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Enron's Binge - Your Hangover

20070923 When the Enron scandal broke, it was hard for a small businessman not to laugh at the $6,000 shower curtains, the offshore accounts, and the extravagant excesses of the period.

Then Congress got involved, and now the laugh is on all of us.

Congress added "Section 409A" to the tax law in response to the use of high-tech deferred compensation arrangements by corporate looters.  These new tax rules on "non-qualified" deferred comp plans were carefully tailored by Congress to apply to... almost everyone.

It has taken the IRS three years and hundreds of pages of regulations to try to make sense of Sec. 409A, so we can only scratch the surface here.


If you make a mistake designing or operating a plan covered by Section 409A, two bad things happen:

- The employee covered by the deferred compensation plan pays tax on all amounts that have been deferred for his benefit since he was employed - even if the employee didn't receive the amounts, or even if he never receives them.

- The employee also pays a 20% penalty tax on the deferred amounts included in income


You don't need to have a Ken Lay-sized retirement plan to be covered by Section 409A.  It's almost easier to list plans that aren't covered by Section 409A. 

Traditional "qualified" retirement plans are not covered by Section 409A.  That means it doesn't affect:

- Section 401(k) Plans;

- Profit-sharing plans;

- Defined benefit retirement plans


Plans that are affected include almost any other arrangement that defers employee pay more than 2 1/2 months after the year in which it is earned.  This can include "phantom stock" plans, stock option plans, and supplemental or "top hat" plans for executives and owners.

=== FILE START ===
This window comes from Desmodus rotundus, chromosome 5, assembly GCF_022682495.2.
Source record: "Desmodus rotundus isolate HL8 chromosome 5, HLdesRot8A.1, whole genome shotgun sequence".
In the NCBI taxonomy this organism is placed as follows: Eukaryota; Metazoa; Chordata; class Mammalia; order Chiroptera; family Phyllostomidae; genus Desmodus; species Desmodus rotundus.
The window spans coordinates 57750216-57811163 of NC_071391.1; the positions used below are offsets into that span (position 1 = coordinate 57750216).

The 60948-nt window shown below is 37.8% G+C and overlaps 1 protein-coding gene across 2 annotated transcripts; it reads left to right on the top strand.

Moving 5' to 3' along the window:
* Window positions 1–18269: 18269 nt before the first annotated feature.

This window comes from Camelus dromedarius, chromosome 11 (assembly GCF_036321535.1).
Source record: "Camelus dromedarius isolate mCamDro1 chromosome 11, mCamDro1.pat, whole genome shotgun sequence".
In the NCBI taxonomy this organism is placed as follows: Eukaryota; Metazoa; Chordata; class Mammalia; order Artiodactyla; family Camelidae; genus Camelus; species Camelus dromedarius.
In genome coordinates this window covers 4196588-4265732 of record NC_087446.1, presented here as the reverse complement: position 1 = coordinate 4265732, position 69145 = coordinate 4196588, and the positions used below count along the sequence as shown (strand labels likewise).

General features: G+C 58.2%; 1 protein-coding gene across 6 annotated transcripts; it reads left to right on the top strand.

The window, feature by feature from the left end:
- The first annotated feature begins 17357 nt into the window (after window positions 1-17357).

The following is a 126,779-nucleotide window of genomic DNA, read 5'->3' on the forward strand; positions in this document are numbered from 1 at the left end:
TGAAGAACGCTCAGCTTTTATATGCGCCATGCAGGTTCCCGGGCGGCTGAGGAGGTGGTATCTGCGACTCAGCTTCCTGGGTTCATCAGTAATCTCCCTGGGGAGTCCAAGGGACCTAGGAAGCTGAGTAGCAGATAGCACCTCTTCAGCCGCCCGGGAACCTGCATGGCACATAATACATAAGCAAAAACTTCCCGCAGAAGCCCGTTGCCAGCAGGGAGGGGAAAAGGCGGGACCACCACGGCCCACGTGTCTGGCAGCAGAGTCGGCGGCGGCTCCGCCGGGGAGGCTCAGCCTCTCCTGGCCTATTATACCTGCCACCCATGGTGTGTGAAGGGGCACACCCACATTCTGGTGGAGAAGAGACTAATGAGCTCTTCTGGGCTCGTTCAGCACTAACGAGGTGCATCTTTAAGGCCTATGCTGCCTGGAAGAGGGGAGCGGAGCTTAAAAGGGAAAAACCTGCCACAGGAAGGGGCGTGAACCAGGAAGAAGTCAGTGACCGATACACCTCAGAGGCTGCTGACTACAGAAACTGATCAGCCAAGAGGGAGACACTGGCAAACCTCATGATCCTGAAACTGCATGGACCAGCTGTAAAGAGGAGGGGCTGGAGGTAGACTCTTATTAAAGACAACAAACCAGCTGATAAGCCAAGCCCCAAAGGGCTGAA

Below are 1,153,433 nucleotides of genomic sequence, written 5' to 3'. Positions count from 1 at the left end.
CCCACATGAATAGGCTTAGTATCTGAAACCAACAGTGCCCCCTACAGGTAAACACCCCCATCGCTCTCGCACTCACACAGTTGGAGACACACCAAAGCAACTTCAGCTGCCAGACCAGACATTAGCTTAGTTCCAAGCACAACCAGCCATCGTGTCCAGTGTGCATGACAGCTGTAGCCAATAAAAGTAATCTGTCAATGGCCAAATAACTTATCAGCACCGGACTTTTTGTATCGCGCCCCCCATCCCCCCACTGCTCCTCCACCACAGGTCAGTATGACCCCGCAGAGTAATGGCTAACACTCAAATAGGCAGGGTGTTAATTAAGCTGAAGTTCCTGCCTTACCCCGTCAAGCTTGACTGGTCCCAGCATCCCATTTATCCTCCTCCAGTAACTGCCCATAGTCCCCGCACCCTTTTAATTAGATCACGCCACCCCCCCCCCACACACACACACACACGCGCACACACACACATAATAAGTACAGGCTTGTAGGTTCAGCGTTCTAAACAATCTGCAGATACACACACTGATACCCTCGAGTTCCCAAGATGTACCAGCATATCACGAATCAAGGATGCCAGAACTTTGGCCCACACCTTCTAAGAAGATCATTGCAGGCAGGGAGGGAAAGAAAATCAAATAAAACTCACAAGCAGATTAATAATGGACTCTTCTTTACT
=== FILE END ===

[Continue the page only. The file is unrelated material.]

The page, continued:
But the rules don't only cover executives and owners.  The IRS recently had to address how Section 409A affects schoolteachers who have their salary for the school year spread over 12 months to ensure a summer paycheck.


Last week the IRS announced that employers have until the end of 2008 to draft documents for plans covered by Section 409A.  But there is a more pressing deadline.   Employers generally have only until the end of 2007 to decide whether to bring old plans into compliance with the new rules, or to instead terminate them and distribute the funds to employees without the 20% penalty tax.


The Section 409A rules are complicated, and the penalties for violating them are severe.  If you think you even might have a plan affected by Section 409A, discuss them with your tax advisor.


Section 409A Final regulations


Prior Section 409A guidance


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